2. Persons must wash their hands after working with potentially hazardous materials and before leaving the laboratory.
  3. Eating, drinking, smoking, handling contact lenses, applying cosmetics, and storing food for human consumption must not be permitted in laboratory areas. Food must be stored outside the laboratory area in cabinets or refrigerators designated and used for this purpose.
  4. Mouth pipetting is prohibited; mechanical pipetting devices must be used.
  5. Policies for the safe handling of sharps, such as needles, scalpels, pipettes, and broken glassware must be developed and implemented. Whenever practical, laboratory supervisors should adopt improved engineering and work practice controls that reduce risk of sharps injuries. Precautions, including those listed below, must always be taken with sharp items. These include:
  • Careful management of needles and other sharps are of primary importance. Needles must not be bent, sheared, broken, recapped, removed from disposable syringes, or otherwise manipulated by hand before disposal.
  • Used disposable needles and syringes must be carefully placed in conveniently located puncture-resistant containers used for sharps disposal.
  • Non-disposable sharps must be placed in a hard walled container for transport to a processing area for decontamination, preferably by autoclaving.
  • Broken glassware must not be handled directly. Instead, it must be removed using a brush and dustpan, tongs, or forceps. Plastic ware should be substituted for glassware whenever possible.
  1. Perform all procedures to minimize the creation of splashes and/or aerosols.
  2. Decontaminate work surfaces after completion of work and after any spill or splash of potentially infectious material with appropriate disinfectant.
  3. Decontaminate all cultures, stocks, and other potentially infectious materials before disposal using an effective method. Depending on where the decontamination will be performed, the following methods should be used prior to transport:
  • Materials to be decontaminated outside of the immediate laboratory must be placed in a durable, leak proof container and secured for transport.
  • Materials to be removed from the facility for decontamination must be packed in accordance with applicable local, state, and federal regulations.
  1. A sign incorporating the universal biohazard symbol must be posted at the entrance to the laboratory when infectious agents are present. Posted information must include: the laboratory’s biosafety level, the supervisor’s name (or other responsible personnel), telephone number, and required procedures for entering and exiting the laboratory. Agent information should be posted in accordance with the institutional policy.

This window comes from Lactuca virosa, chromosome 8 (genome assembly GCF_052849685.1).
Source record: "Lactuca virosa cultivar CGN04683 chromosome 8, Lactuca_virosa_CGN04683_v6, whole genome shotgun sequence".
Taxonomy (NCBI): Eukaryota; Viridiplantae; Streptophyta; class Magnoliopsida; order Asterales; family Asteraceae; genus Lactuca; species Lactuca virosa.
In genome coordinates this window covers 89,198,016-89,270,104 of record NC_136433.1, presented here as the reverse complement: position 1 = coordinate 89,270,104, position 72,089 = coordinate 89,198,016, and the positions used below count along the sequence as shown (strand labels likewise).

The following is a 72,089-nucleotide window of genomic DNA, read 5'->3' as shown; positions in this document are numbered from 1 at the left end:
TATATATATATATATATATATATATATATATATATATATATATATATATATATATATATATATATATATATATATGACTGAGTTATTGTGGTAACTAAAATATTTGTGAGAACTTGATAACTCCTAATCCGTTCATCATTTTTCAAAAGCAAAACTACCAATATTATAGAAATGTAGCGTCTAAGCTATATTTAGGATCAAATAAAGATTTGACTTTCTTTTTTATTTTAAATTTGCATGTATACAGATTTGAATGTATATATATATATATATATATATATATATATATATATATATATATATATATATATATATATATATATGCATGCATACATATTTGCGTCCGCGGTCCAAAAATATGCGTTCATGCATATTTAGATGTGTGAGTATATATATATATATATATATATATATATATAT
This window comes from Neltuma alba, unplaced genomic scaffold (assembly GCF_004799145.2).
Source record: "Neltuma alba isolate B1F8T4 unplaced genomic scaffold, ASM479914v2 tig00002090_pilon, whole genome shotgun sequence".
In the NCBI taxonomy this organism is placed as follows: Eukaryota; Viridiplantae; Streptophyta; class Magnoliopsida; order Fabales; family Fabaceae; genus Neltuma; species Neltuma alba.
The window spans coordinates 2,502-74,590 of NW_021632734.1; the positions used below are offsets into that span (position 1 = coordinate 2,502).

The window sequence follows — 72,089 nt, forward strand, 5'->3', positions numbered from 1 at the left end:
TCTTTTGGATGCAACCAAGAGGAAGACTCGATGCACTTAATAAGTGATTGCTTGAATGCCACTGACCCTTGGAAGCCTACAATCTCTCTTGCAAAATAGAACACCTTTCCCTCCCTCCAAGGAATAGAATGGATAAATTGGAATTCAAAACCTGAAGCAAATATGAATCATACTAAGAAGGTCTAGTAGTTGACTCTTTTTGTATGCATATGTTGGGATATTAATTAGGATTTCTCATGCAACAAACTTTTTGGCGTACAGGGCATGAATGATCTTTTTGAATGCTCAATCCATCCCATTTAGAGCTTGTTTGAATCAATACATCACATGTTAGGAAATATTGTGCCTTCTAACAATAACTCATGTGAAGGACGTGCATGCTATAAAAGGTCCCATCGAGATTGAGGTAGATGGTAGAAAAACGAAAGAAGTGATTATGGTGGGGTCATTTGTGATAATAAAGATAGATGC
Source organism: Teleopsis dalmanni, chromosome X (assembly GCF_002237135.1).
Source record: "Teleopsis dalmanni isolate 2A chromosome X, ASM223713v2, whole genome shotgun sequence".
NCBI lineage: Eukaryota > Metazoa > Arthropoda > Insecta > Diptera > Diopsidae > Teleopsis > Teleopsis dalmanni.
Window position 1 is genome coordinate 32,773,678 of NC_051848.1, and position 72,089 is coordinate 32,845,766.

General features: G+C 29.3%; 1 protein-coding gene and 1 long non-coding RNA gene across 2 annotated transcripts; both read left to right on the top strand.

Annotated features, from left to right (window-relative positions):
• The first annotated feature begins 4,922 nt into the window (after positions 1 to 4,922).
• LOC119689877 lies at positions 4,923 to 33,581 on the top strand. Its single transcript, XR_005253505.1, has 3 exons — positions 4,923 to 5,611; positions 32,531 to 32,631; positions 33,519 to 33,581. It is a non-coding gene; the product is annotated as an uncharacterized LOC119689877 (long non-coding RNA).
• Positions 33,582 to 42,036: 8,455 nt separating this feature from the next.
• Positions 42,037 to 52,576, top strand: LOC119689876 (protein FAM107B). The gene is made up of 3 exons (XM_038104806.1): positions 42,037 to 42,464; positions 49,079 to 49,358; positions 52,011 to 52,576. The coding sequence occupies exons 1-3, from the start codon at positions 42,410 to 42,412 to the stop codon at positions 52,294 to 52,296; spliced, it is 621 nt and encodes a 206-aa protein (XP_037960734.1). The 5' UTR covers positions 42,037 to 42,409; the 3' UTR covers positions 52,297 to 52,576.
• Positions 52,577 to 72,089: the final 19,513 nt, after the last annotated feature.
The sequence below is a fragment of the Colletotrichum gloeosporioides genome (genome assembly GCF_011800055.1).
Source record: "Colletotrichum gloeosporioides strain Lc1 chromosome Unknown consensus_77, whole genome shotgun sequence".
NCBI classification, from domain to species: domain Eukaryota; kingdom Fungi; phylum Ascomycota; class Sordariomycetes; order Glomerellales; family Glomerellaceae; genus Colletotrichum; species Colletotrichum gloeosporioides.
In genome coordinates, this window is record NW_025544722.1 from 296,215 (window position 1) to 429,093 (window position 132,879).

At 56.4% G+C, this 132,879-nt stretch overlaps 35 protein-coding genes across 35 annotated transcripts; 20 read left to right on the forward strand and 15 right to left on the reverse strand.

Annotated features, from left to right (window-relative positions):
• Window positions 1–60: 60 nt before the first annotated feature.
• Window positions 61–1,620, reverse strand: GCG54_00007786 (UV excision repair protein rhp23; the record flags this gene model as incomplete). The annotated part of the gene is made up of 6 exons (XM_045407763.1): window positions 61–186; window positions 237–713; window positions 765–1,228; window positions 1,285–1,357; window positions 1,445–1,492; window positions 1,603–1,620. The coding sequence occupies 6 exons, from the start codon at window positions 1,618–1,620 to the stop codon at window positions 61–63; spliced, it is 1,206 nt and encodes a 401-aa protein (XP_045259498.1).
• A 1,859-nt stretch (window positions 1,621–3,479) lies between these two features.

2. An effective integrated pest management program is required.
  3. The laboratory supervisor must ensure that laboratory personnel receive appropriate training regarding their duties, the necessary precautions to prevent exposures, and exposure evaluation procedures. Personnel must receive annual updates or additional training when procedural or policy changes occur. Personal health status may impact an individual’s susceptibility to infection, ability to receive immunizations or prophylactic interventions. Therefore, all laboratory personnel and particularly women of childbearing age should be provided with information regarding immune competence and conditions that may predispose them to infection. Individuals having these conditions should be encouraged to self-identify to the institution’s healthcare provider for appropriate counseling and guidance.

Special Practices

  1. All persons entering the laboratory must be advised of the potential hazards and meet specific entry/exit requirements.
  2. Laboratory personnel must be provided medical surveillance, as appropriate, and offered available immunizations for agents handled or potentially present in the laboratory.
  3. Each institution should consider the need for collection and storage of serum samples from at-risk personnel.
  4. A laboratory-specific biosafety manual must be prepared and adopted as policy. The biosafety manual must be available and accessible.